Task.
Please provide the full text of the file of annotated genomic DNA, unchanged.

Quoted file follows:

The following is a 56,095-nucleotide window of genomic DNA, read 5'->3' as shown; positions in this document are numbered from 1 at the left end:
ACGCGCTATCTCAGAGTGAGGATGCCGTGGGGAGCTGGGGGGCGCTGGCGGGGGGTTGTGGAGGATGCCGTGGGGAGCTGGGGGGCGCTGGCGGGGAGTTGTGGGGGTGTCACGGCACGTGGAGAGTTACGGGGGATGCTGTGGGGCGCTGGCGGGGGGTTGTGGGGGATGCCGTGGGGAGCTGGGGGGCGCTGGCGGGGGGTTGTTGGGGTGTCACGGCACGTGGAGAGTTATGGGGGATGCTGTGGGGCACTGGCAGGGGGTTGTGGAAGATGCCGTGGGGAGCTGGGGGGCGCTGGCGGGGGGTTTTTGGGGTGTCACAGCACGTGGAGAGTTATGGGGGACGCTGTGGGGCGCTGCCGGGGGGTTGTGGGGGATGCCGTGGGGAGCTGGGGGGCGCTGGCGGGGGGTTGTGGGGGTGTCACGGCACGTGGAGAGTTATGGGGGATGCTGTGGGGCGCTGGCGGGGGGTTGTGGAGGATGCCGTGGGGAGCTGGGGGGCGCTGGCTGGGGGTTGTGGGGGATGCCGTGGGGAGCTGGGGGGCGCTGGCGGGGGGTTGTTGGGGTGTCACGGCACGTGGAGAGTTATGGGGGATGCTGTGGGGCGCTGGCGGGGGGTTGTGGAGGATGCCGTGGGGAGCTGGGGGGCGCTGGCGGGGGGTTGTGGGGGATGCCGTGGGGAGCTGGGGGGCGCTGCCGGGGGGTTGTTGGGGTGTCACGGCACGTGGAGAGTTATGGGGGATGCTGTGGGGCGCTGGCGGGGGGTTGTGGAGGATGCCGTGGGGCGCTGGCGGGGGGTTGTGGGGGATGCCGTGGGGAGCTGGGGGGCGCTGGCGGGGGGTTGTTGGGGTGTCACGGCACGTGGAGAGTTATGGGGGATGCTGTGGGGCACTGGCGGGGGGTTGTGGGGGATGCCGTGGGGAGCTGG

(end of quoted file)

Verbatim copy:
The following is a 56,095-nucleotide window of genomic DNA, read 5'->3' as shown; positions in this document are numbered from 1 at the left end:
ACGCGCTATCTCAGAGTGAGGATGCCGTGGGGAGCTGGGGGGCGCTGGCGGGGGGTTGTGGAGGATGCCGTGGGGAGCTGGGGGGCGCTGGCGGGGAGTTGTGGGGGTGTCACGGCACGTGGAGAGTTACGGGGGATGCTGTGGGGCGCTGGCGGGGGGTTGTGGGGGATGCCGTGGGGAGCTGGGGGGCGCTGGCGGGGGGTTGTTGGGGTGTCACGGCACGTGGAGAGTTATGGGGGATGCTGTGGGGCACTGGCAGGGGGTTGTGGAAGATGCCGTGGGGAGCTGGGGGGCGCTGGCGGGGGGTTTTTGGGGTGTCACAGCACGTGGAGAGTTATGGGGGACGCTGTGGGGCGCTGCCGGGGGGTTGTGGGGGATGCCGTGGGGAGCTGGGGGGCGCTGGCGGGGGGTTGTGGGGGTGTCACGGCACGTGGAGAGTTATGGGGGATGCTGTGGGGCGCTGGCGGGGGGTTGTGGAGGATGCCGTGGGGAGCTGGGGGGCGCTGGCTGGGGGTTGTGGGGGATGCCGTGGGGAGCTGGGGGGCGCTGGCGGGGGGTTGTTGGGGTGTCACGGCACGTGGAGAGTTATGGGGGATGCTGTGGGGCGCTGGCGGGGGGTTGTGGAGGATGCCGTGGGGAGCTGGGGGGCGCTGGCGGGGGGTTGTGGGGGATGCCGTGGGGAGCTGGGGGGCGCTGCCGGGGGGTTGTTGGGGTGTCACGGCACGTGGAGAGTTATGGGGGATGCTGTGGGGCGCTGGCGGGGGGTTGTGGAGGATGCCGTGGGGCGCTGGCGGGGGGTTGTGGGGGATGCCGTGGGGAGCTGGGGGGCGCTGGCGGGGGGTTGTTGGGGTGTCACGGCACGTGGAGAGTTATGGGGGATGCTGTGGGGCACTGGCGGGGGGTTGTGGGGGATGCCGTGGGGAGCTGG